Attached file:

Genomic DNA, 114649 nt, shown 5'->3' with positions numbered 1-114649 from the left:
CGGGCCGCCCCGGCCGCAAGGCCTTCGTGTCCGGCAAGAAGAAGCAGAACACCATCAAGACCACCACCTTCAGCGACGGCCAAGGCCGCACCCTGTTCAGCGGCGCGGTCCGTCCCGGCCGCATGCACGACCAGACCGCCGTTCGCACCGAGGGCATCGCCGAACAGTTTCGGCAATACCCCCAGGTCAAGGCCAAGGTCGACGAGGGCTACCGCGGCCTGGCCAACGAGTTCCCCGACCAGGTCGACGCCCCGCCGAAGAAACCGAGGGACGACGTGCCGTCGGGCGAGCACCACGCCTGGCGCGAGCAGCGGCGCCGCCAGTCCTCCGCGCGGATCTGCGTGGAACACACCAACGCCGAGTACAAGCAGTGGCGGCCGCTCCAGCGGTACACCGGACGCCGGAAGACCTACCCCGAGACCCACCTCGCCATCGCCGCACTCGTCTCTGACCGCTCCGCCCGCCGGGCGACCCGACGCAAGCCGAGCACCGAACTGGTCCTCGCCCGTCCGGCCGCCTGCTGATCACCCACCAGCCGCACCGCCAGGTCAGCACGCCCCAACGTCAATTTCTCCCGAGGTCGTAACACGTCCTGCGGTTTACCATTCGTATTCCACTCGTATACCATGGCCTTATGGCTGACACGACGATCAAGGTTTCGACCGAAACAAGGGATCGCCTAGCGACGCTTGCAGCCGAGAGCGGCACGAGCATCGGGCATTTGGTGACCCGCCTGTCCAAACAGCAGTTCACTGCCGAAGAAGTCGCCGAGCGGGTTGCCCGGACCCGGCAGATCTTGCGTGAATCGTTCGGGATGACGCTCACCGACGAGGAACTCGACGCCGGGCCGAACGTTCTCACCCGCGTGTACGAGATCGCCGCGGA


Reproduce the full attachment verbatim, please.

Genomic DNA, 114649 nt, shown 5'->3' with positions numbered 1-114649 from the left:
CGGGCCGCCCCGGCCGCAAGGCCTTCGTGTCCGGCAAGAAGAAGCAGAACACCATCAAGACCACCACCTTCAGCGACGGCCAAGGCCGCACCCTGTTCAGCGGCGCGGTCCGTCCCGGCCGCATGCACGACCAGACCGCCGTTCGCACCGAGGGCATCGCCGAACAGTTTCGGCAATACCCCCAGGTCAAGGCCAAGGTCGACGAGGGCTACCGCGGCCTGGCCAACGAGTTCCCCGACCAGGTCGACGCCCCGCCGAAGAAACCGAGGGACGACGTGCCGTCGGGCGAGCACCACGCCTGGCGCGAGCAGCGGCGCCGCCAGTCCTCCGCGCGGATCTGCGTGGAACACACCAACGCCGAGTACAAGCAGTGGCGGCCGCTCCAGCGGTACACCGGACGCCGGAAGACCTACCCCGAGACCCACCTCGCCATCGCCGCACTCGTCTCTGACCGCTCCGCCCGCCGGGCGACCCGACGCAAGCCGAGCACCGAACTGGTCCTCGCCCGTCCGGCCGCCTGCTGATCACCCACCAGCCGCACCGCCAGGTCAGCACGCCCCAACGTCAATTTCTCCCGAGGTCGTAACACGTCCTGCGGTTTACCATTCGTATTCCACTCGTATACCATGGCCTTATGGCTGACACGACGATCAAGGTTTCGACCGAAACAAGGGATCGCCTAGCGACGCTTGCAGCCGAGAGCGGCACGAGCATCGGGCATTTGGTGACCCGCCTGTCCAAACAGCAGTTCACTGCCGAAGAAGTCGCCGAGCGGGTTGCCCGGACCCGGCAGATCTTGCGTGAATCGTTCGGGATGACGCTCACCGACGAGGAACTCGACGCCGGGCCGAACGTTCTCACCCGCGTGTACGAGATCGCCGCGGA